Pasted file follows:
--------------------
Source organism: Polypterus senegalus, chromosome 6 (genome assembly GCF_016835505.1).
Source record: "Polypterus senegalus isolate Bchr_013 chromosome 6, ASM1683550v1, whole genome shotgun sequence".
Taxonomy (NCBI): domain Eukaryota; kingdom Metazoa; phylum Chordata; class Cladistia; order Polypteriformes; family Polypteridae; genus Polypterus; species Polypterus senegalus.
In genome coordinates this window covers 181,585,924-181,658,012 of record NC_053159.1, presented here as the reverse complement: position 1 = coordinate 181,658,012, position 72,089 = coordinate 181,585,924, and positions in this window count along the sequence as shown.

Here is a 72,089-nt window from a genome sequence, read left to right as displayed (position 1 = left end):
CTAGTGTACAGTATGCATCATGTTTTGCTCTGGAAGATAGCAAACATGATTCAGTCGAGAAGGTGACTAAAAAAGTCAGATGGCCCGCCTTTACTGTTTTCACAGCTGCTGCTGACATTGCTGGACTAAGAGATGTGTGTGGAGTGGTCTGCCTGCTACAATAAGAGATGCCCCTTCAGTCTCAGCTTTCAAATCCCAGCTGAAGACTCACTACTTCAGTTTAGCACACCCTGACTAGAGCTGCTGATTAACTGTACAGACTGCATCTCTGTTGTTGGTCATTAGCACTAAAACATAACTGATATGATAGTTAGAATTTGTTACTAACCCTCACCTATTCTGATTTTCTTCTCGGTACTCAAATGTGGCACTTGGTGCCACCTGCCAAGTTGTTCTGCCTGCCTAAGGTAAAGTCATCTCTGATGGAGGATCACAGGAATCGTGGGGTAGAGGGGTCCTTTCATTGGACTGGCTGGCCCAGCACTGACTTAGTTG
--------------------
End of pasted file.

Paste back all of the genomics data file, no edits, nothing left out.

Source organism: Polypterus senegalus, chromosome 6 (genome assembly GCF_016835505.1).
Source record: "Polypterus senegalus isolate Bchr_013 chromosome 6, ASM1683550v1, whole genome shotgun sequence".
Taxonomy (NCBI): domain Eukaryota; kingdom Metazoa; phylum Chordata; class Cladistia; order Polypteriformes; family Polypteridae; genus Polypterus; species Polypterus senegalus.
In genome coordinates this window covers 181,585,924-181,658,012 of record NC_053159.1, presented here as the reverse complement: position 1 = coordinate 181,658,012, position 72,089 = coordinate 181,585,924, and positions in this window count along the sequence as shown.

Here is a 72,089-nt window from a genome sequence, read left to right as displayed (position 1 = left end):
CTAGTGTACAGTATGCATCATGTTTTGCTCTGGAAGATAGCAAACATGATTCAGTCGAGAAGGTGACTAAAAAAGTCAGATGGCCCGCCTTTACTGTTTTCACAGCTGCTGCTGACATTGCTGGACTAAGAGATGTGTGTGGAGTGGTCTGCCTGCTACAATAAGAGATGCCCCTTCAGTCTCAGCTTTCAAATCCCAGCTGAAGACTCACTACTTCAGTTTAGCACACCCTGACTAGAGCTGCTGATTAACTGTACAGACTGCATCTCTGTTGTTGGTCATTAGCACTAAAACATAACTGATATGATAGTTAGAATTTGTTACTAACCCTCACCTATTCTGATTTTCTTCTCGGTACTCAAATGTGGCACTTGGTGCCACCTGCCAAGTTGTTCTGCCTGCCTAAGGTAAAGTCATCTCTGATGGAGGATCACAGGAATCGTGGGGTAGAGGGGTCCTTTCATTGGACTGGCTGGCCCAGCACTGACTTAGTTG